Winter Service Trips Represent Deepening Commitment
While winter break is often a time for students to kick back and enjoy time with family, a number of AU students turn that convention on its head each year.
Thirty AU students and community members headed out around the globe to explore social justice issues with the university’s Alternative Breaks program, each student returning to campus with a new perspective and wealth of experience.
Organized through AU’s Center for Community Engagement & Service (CCE&S), Alt Breaks send students out into domestic and international communities thrice yearly to investigate a host of social justice topics. It’s a tradition of service learning at AU dating back fifteen years.
But if you ask CCE&S’s assistant director of Global Learning & Leadership Shoshanna Sumka what’s new about these recent winter trips, she’ll tell you, “Nothing,” and that’s a good thing.
“What is really remarkable about these three winter trips in particular is that we’ve been going there for years. So, they’re not new,” she explains. “We’re building these really deep and long-lasted community partnerships, and that’s what exciting.”
In fact, the three ten-day trips to Haiti, South Africa, and Guatemala represent long-term relationships with community partners reaching back three, seven, and eight years respectively.
EXPLORE: Get to know AU’s Alternative Breaks program.
School of International Service sophomore Sarah Palazzolo co-led a group of ten to Johannesburg and Cape Town, South Africa. Her experience as a participant on last year’s trip inspired her to introduce others to local women’s empowerment groups including Sisters 4 Sisters and Grandmothers Against Poverty & AIDS.
“It was amazing because I had already met and started getting to know some of the women and girls there,” she says. “It was really awesome to see [them] and see how they’ve grown and [how] the organization is developing.”
School of Public Affairs senior Patrice Noel had a similar experience in Haiti, going from participant last spring to leader this year. People there remembered her name, and one young student even still carried a picture of last year’s group with him.
Half Haitian herself, Noel was glad to get another glimpse into Haitian life, and she’s grateful for the new skills she can take into the world after graduation.
“It’s taught me so much as far as planning, budgeting, having to communicate with partner organizations, working with a co-leader, and being in charge of six or seven students in a foreign country is not easy,” she says. “Those experiences alone have prepared me for life. It’s impossible for me to forget these experiences.”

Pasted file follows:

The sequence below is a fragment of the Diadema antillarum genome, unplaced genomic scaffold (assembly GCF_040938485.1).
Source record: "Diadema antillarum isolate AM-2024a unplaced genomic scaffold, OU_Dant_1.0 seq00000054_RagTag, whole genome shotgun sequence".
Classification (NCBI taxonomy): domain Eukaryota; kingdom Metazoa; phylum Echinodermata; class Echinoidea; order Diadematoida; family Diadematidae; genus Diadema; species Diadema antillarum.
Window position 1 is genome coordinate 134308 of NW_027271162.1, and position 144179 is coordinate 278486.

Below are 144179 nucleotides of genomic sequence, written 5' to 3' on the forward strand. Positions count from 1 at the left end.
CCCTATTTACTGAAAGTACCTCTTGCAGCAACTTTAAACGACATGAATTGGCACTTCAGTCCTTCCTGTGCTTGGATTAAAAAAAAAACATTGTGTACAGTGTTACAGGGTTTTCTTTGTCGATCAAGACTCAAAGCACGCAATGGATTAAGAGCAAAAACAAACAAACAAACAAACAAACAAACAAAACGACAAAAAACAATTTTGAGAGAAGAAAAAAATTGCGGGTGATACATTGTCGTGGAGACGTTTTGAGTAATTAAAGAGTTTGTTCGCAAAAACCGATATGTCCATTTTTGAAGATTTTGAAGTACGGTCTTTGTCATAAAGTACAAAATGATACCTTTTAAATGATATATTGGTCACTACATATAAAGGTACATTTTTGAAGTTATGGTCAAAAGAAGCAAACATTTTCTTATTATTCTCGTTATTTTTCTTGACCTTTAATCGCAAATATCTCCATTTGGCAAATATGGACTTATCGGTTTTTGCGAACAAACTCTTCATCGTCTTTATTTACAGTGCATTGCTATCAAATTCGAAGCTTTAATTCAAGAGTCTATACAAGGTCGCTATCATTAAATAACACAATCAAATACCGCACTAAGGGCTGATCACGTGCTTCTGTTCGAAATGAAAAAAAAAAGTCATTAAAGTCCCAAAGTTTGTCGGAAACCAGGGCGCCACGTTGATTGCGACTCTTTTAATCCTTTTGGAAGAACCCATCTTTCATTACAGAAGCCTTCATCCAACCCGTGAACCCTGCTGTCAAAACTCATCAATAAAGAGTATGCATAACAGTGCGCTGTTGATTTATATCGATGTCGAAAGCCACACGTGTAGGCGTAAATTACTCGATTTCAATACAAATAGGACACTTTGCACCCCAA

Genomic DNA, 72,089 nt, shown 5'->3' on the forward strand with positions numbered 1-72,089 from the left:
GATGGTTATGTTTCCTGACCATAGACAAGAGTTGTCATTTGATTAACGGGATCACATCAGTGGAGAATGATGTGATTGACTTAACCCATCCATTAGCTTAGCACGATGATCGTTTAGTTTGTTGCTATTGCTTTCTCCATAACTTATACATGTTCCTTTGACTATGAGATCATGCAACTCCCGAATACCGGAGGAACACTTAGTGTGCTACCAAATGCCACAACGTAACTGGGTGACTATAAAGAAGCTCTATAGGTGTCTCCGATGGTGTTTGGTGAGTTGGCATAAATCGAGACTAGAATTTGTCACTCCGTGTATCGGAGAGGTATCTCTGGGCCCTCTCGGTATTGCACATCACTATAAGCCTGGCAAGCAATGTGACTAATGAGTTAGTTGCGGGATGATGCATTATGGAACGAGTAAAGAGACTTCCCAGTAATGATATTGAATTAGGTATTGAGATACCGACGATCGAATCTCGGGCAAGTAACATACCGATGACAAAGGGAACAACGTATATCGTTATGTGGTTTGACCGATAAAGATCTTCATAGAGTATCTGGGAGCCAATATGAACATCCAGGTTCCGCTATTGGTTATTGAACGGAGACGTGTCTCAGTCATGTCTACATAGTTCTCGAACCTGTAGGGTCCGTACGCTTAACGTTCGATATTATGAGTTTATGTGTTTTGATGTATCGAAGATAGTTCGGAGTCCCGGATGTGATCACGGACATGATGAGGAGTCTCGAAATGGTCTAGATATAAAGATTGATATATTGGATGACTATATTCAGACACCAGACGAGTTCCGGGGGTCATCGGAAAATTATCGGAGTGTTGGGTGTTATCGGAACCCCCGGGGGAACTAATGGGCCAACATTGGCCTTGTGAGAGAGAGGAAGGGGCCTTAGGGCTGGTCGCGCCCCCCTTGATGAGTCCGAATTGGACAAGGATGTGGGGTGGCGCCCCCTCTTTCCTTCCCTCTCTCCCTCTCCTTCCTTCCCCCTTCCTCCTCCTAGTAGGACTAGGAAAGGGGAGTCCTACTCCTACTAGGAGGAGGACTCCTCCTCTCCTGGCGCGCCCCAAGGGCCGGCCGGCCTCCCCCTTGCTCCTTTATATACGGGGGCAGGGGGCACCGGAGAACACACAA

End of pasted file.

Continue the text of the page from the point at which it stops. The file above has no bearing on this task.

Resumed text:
LEARN MORE: Read about AU and the Haiti Compact.
AU’s Alt Breaks differ from standard service trips in that they focus on witness and learning rather than groups bringing their own ideas and approaches to briefly serving a community.
“We’re just there to learn from what people are doing and support wherever they ask us to,” Palazzolo explains. “It’s definitely a humble approach to development that I think is really important.”
For the trip to Guatemala, students studied the country’s history of indigenous genocide before witnessing evidence of mass graves and meeting with survivors on the ground.
Sumka sees the trips as a natural extension of AU’s engagement-based education, often addressing issues ranging from human rights and environmental sustainability to culture, language, and international development.
“There are so many academic areas that the students are thinking about and grappling with these issues,” she says, “but being able to meet community activists and leaders who are living everyday these struggles, the AU students are able to get a deeper understanding of what’s going on and then through that see their own role in the world.”
And students’ engagement with this understanding doesn’t stop when they return to campus. In fact, Noel now interns with the US office of the Association of Peasants of Fondwa, and Palazzolo’s South Africa group plans to bring a photo exhibit to campus from the women they worked with.
Looking back on her trips south, Palazzolo says she’ll always remember the African concept of ubuntu. It’s a message AU sends with its students serving around the world each year.
“The ethos is one of common human dignity, not helping out of obligation…I’m not doing this because I want to add this to my resume or help someone who can’t help themselves. It’s because I can’t exist as a human in the world if there’s injustice and suffering in the world,” she says. “I think that’s the most important thing that Alt Break teaches.”